After breakfast, we traveled to our designated volunteer projects either by micro-bus, by taxi, or on foot. Each participant was attached to a specific volunteer project according to his or her individual talents, skills, and interests. The volunteer projects included working at a day camp with Syrian and Iraqi children; tutoring the clergy in conversational English at the Patriarchate offices on the “Street Called Straight” (see Acts 9:11); teaching English at the Damascus Berlitz Institute or at the Arab International University located just south of Damascus; visiting with elderly Syrians at the St. Gregory Orthodox Institute located just outside the Damascus Old City walls adjacent to the very beautiful Holy Cross Church; producing a video documentary about the Damascus Summer Encounter program itself; and more. I served as an English tutor for members of the clergy at the Patriarchate offices – an amazingly rewarding experience that I will never forget. The opportunity to discuss religion, theology, life, and many other issues with the members of the clergy was a true blessing. For the Damascus Summer Encounter, these volunteer opportunities constitute the heart and soul of the program; for the participants, the opportunity to lend their support to these projects was both personally meaningful and spiritually rewarding.

After completing our daily volunteer session, we met back at the monastery for another communal meal – the meals varied from day to day, but included traditional Syrian foods such as hummus, salad, kibbee, bread, and fruit as well as the occasional pasta dish or stir-fry. Lunchtime was a great opportunity to share experiences from the morning volunteer session and to relax before attending Arabic lessons. We attended from two to four hours of Arabic lessons Monday through Thursday. The lessons are provided by the Damascus Berlitz Institute and focus on conversational colloquial Arabic (Syrian, of course) – no English is spoken during the lessons, which encourages the participant to think in Arabic. Near the conclusion of the Damascus Summer Encounter, each participant may take an exam in order to earn a certificate of completion from the Damascus Berlitz Institute.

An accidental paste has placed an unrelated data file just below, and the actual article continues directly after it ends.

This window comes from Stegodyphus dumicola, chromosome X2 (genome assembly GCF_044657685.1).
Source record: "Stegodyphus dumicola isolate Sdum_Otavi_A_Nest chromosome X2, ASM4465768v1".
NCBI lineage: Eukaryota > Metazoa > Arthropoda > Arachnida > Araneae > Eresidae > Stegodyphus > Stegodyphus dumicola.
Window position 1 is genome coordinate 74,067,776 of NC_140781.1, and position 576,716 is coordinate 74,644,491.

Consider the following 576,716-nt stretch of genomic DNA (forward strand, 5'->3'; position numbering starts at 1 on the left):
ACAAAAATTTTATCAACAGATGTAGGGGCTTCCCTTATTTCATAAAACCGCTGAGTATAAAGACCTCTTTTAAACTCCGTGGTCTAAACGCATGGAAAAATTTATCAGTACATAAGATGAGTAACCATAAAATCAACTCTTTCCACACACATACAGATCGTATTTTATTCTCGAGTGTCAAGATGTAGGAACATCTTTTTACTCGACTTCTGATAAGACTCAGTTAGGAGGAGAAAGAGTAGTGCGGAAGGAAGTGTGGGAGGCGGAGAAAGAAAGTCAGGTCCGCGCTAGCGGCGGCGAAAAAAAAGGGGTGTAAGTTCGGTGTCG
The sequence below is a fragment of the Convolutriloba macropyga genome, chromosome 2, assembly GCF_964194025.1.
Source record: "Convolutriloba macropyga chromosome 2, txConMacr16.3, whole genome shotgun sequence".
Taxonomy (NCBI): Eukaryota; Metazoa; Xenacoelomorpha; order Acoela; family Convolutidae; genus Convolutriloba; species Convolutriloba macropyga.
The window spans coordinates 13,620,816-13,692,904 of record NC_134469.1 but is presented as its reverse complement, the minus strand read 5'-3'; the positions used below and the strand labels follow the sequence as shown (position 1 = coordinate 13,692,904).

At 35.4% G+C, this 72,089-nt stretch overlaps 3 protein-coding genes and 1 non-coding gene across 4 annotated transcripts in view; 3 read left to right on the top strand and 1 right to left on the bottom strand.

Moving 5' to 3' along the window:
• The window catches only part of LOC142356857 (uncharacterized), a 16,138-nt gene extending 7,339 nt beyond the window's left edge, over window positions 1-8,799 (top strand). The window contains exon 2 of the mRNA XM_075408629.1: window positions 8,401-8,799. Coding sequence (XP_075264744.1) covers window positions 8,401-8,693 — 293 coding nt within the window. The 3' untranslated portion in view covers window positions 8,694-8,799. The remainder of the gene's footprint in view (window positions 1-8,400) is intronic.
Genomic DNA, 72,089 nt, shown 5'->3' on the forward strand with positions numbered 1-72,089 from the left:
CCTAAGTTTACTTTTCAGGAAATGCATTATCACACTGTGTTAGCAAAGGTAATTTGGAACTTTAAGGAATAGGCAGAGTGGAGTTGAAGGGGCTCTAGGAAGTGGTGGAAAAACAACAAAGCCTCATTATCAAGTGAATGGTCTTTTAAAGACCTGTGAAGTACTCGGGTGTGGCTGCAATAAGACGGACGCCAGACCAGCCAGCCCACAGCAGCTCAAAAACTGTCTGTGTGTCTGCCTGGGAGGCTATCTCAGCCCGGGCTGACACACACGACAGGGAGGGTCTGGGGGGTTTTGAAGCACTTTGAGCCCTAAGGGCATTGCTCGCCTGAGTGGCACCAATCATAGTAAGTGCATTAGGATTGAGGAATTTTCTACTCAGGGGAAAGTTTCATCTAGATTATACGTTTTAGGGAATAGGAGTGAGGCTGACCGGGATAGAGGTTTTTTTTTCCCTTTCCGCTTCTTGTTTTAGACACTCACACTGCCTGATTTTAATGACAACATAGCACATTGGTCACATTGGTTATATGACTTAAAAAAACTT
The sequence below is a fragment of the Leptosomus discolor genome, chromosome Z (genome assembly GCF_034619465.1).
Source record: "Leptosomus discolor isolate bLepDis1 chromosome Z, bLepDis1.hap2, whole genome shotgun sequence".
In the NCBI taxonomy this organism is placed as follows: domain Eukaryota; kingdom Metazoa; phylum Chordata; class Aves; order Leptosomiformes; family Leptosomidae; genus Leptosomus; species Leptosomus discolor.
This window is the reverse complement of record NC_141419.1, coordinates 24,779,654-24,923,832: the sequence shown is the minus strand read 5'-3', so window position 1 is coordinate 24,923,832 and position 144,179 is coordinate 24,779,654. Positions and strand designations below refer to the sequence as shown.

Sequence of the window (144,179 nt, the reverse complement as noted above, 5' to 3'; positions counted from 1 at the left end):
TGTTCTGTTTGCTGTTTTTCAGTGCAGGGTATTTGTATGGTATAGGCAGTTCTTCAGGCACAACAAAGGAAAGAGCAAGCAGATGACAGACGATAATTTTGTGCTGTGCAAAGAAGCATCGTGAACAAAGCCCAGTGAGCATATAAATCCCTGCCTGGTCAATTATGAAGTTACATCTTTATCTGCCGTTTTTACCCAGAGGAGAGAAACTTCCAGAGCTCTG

After Arabic lessons, we had time to rest and have dinner away from the monastery before attending an evening lecture or discussion group at the Holy Cross Church in the Christian Quarter of Damascus. The evening lectures and discussion groups were divided between current events and societal topics on one hand and public policy and government affairs topics on the other. Each evening featured a different topic which permitted our group to interact with Syrians from all levels of society, including the local youth, women, intellectuals, and government officials. From a societal standpoint, representative topics included an intimate and lively conversation with Syrian Orthodox Youth where we had the opportunity to discuss life-issues and current events with young Syrian Christians, a fascinating lecture highlighting the many important archaeological Christian sites located in Syria (including some of the most ancient churches in the world), and a very informative panel discussion focusing on women’s issues in Syrian society with both Muslim and Christian speakers. These conversations were among the most significant and enlightening aspects of the entire program.